The War On The Battlefield

1726 Words Dec 8th, 2015 7 Pages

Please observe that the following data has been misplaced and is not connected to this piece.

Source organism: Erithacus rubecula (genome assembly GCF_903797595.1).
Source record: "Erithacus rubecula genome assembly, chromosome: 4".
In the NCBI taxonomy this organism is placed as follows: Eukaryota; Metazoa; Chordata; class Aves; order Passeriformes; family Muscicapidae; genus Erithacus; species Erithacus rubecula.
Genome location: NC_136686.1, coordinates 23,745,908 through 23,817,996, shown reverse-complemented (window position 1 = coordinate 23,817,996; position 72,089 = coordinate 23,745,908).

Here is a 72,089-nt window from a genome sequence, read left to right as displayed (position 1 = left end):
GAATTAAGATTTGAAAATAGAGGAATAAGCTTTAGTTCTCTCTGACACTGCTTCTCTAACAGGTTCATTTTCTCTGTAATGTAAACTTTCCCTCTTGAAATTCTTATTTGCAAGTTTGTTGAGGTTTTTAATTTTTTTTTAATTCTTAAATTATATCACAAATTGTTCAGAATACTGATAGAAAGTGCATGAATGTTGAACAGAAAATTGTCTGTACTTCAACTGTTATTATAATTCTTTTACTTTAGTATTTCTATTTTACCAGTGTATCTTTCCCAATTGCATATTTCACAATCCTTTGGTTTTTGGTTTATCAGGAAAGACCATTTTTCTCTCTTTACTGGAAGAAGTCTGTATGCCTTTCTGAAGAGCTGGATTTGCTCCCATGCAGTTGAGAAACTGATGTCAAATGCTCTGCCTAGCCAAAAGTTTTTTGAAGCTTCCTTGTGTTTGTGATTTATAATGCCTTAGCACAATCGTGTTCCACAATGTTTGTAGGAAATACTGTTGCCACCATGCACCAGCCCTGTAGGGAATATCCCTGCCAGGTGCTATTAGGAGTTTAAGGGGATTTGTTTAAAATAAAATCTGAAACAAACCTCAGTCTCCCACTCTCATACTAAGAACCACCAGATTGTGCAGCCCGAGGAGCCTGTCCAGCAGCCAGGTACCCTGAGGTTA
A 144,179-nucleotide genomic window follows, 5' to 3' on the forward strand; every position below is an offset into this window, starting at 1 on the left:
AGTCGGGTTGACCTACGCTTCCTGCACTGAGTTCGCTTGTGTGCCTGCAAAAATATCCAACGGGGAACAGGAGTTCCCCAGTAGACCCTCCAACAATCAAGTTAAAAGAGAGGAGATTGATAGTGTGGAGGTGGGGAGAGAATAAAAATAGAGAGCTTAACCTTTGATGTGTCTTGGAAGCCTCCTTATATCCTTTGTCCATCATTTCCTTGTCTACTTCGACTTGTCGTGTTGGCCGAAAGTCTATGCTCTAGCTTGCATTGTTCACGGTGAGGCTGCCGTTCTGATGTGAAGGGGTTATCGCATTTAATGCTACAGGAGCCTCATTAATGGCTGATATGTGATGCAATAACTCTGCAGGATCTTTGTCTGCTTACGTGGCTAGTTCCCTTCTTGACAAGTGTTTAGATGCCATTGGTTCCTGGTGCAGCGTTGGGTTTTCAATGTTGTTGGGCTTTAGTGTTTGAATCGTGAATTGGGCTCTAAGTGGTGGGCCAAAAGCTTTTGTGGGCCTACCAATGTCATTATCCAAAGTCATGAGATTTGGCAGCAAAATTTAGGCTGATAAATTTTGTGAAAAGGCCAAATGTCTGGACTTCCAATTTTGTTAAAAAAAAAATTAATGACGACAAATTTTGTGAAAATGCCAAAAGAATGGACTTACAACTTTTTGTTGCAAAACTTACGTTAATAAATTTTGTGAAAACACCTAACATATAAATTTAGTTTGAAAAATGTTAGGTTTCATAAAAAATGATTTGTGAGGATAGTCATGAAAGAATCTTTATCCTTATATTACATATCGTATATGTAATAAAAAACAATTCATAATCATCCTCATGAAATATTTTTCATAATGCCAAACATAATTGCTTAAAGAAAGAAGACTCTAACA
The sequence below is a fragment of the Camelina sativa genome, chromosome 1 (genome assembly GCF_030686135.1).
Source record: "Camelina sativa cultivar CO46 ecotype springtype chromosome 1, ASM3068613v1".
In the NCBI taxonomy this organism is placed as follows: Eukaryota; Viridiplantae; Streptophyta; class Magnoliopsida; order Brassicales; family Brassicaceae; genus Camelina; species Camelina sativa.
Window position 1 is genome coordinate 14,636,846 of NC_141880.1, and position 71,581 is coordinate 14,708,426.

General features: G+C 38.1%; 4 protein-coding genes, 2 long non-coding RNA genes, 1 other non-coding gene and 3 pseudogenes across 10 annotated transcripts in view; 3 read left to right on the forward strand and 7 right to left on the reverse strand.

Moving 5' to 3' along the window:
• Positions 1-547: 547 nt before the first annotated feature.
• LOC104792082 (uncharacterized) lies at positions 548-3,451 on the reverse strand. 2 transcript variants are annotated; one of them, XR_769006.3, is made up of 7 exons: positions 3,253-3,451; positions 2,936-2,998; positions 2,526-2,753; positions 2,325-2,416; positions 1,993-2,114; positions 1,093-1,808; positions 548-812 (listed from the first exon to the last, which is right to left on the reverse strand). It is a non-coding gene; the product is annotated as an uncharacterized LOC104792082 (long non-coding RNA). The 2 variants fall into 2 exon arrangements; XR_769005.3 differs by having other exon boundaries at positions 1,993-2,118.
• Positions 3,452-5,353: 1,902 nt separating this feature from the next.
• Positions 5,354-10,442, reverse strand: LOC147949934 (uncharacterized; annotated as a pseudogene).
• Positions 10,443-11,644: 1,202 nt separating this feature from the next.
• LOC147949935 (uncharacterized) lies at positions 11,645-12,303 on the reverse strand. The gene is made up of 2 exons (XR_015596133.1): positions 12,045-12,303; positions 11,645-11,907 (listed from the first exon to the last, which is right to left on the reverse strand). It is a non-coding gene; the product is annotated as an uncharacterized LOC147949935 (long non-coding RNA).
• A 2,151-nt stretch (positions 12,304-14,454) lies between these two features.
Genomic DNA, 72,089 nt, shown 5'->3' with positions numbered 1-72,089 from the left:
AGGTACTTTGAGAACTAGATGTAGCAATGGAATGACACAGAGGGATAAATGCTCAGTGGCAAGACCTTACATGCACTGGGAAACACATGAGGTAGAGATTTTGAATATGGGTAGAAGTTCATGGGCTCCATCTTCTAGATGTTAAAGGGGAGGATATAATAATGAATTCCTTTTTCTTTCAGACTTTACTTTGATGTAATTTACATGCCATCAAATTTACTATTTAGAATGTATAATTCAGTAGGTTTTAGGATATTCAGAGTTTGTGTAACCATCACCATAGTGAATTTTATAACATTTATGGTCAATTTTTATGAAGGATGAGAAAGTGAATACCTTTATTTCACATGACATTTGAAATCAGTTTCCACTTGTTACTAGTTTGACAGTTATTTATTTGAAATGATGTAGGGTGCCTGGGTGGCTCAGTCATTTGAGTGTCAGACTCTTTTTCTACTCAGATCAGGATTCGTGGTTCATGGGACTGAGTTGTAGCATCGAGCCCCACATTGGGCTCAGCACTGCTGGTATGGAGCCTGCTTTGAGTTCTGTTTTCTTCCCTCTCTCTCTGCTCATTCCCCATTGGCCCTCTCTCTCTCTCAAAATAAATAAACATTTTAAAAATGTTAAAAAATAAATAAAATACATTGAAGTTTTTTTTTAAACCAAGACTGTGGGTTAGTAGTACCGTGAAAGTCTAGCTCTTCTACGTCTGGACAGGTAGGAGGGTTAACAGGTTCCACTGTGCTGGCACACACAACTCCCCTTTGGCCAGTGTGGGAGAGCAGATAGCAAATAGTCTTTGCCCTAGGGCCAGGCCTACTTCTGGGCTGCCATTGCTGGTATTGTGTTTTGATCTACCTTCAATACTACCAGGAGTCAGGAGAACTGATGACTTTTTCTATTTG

Wars aren’t fought in a vacuum, and those who study the Civil War should know this. While the Confederacy lost the war on the battlefield, a failure to exam the social and political climate before the first shot fired on Fort Sumter and the furling of the CSS Shenandoah’s Confederate Navy Ensign— the war’s final surrender— does not capture the war’s impact on the nation. Certainly, one can’t discuss a war and never mention a battle. The field’s foundation is in traditional military history, but I feel more comfortable discussing social history topics. When I began the semester, I felt I was staunchly in the social history camp. I wanted nothing to do with regiments, charges, and invasion routes. When I wrote the first paper on this same topic, I found myself moving more towards new military history, but my primary focus on social history. Now, I have changed my mind once more. When I started the semester, I tended to compartmentalize the three separate categories laid out by historian Earl J. Hess. But I felt that suggestions put forth by historians Gary W. Gallagher and Kathryn Meier to bring the groups together were commendable. Some of the works we read this semester found that intersection better than the others. I want to be a complete and well-rounded Civil War historian that works primarily in the field of social history. In an effort to demonstrate what type of Civil War historian I would be, I will examine each work we read this semester to discuss what I felt…
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